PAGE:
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Add this line to your application's Gemfile:

gem 'fog-aws'

And then execute:

$ bundle

Or install it yourself as:

$ gem install fog-aws


Before you can use fog-aws, you must require it in your application:

require 'fog/aws'

Since it's a bad practice to have your credentials in source code, you should load them from default fog configuration file: ~/.fog. This file could look like this:

  aws_access_key_id:     <YOUR_ACCESS_KEY_ID>
  aws_secret_access_key: <YOUR_SECRET_ACCESS_KEY>


Connecting to the EC2 Service:

ec2 = :provider => 'AWS', :region => 'us-west-2'

You can review all the requests available with this service using #requests method:

ec2.requests # => [:allocate_address, :assign_private_ip_addresses, :associate_address, ...]

Launch an EC2 on-demand instance:

response = ec2.run_instances(
  "InstanceType"  => "t1.micro",
  "SecurityGroup" => "ssh",
  "KeyName"       => "miguel"
instance_id = response.body["instancesSet"].first["instanceId"] # => "i-02db5af4"
instance = ec2.servers.get(instance_id)
instance.wait_for { ready? }
puts instance.public_ip_address # => "356.300.501.20"

Terminate an EC2 instance:

instance = ec2.servers.get("i-02db5af4")

Fog::AWS is more than EC2 since it supports many services provided by AWS. The best way to learn and to know about how many services are supported is to take a look at the source code. To review the tests directory and to play with the library in bin/console can be very helpful resources as well.


Connecting to the S3 Service:

s3 = 'AWS', region: 'eu-central-1')

Creating a file:

directory = 'gaudi-portal-dev')
file = directory.files.create(key: 'user/1/Gemfile', body:'Gemfile'), tags: 'Org-Id=1&Service-Name=My-Service')

Listing files:

directory = s3.directories.get('gaudi-portal-dev', prefix: 'user/1/')

Warning! s3.directories.get retrieves and caches meta data for the first 10,000 objects in the bucket, which can be very expensive. When possible use

Generating a URL for a file: 'user/1/Gemfile').url( + 60)
Controlling credential refresh time with IAM authentication

When using IAM authentication with temporary security credentials, generated S3 pre-signed URLs only last as long as the temporary credential.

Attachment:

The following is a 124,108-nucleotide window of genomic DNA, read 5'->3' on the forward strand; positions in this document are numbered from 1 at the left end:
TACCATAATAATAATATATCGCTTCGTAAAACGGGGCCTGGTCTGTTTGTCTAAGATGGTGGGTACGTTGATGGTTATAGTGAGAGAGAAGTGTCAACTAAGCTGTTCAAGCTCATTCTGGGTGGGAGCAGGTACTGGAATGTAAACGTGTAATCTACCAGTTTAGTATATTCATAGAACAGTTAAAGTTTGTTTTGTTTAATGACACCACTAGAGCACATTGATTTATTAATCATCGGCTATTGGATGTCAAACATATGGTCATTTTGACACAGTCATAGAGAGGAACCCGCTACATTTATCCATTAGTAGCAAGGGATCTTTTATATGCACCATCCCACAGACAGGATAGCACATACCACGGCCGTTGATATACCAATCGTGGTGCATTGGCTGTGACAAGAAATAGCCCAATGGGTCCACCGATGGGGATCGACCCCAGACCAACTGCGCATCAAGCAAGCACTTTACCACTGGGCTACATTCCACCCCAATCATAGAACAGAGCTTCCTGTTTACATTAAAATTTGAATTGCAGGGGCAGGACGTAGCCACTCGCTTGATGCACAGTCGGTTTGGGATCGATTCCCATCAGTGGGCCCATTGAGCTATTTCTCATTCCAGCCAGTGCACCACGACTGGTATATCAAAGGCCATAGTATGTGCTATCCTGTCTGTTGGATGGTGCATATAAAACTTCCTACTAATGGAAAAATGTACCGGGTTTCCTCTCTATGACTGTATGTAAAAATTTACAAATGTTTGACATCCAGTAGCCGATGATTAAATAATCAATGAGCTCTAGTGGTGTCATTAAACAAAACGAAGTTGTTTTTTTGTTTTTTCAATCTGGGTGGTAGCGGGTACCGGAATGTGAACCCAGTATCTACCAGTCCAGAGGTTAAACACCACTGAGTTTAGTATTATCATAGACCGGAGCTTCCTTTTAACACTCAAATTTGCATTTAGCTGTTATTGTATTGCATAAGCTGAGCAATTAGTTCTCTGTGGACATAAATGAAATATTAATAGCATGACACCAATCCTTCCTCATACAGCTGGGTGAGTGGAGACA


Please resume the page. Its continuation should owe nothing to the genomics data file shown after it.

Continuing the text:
Generating the URLs in the following manner will return a URL that will not last as long as its requested expiration time if the remainder of the authentication token lifetime was shorter.

s3 = 'AWS', use_iam_auth: true)
directory = s3.directories.get('gaudi-portal-dev', prefix: 'user/1/') 'user/1/Gemfile').url( + 60)

By default the temporary credentials in use are refreshed only within the last 15 seconds of its expiration time. The URL requested with 60 seconds lifetime using the above example will only remain valid for 15 seconds in the worst case.

The problem can be avoided by refreshing the token early and often, by setting configuration aws_credentials_refresh_threshold_seconds (default: 15) which controls the time when the refresh must occur. It is expressed in seconds before the temporary credential's expiration time.

The following example can ensure pre-signed URLs last as long as 60 seconds by automatically refreshing the credentials when its remainder lifetime is lower than 60 seconds:

s3 =
  provider: 'AWS',
  use_iam_auth: true,
  aws_credentials_refresh_threshold_seconds: 60
directory = s3.directories.get('gaudi-portal-dev', prefix: 'user/1/') 'user/1/Gemfile').url( + 60)

Copying a file

directory = 'gaudi-portal-dev')
file = directory.files.get('user/1/Gemfile')
file.copy("target-bucket", "user/2/Gemfile.copy")

To speed transfers of large files, the concurrency option can be used to spawn multiple threads. Note that the file must be at least 5 MB for multipart uploads to work. For example:

directory = 'gaudi-portal-dev')
file = directory.files.get('user/1/Gemfile')
file.multipart_chunk_size = 10 * 1024 * 1024
file.concurrency = 10
file.copy("target-bucket", "user/2/Gemfile.copy")


See the online documentation for a complete API reference.


After checking out the repo, run bin/setup to install dependencies. Then, run rake test to run the tests. You can also run bin/console for an interactive prompt that will allow you to experiment.


  1. Fork it ( )
  2. Create your feature branch (git checkout -b my-new-feature)
  3. Commit your changes (git commit -am 'Add some feature')
  4. Push to the branch (git push origin my-new-feature)
  5. Create a new Pull Request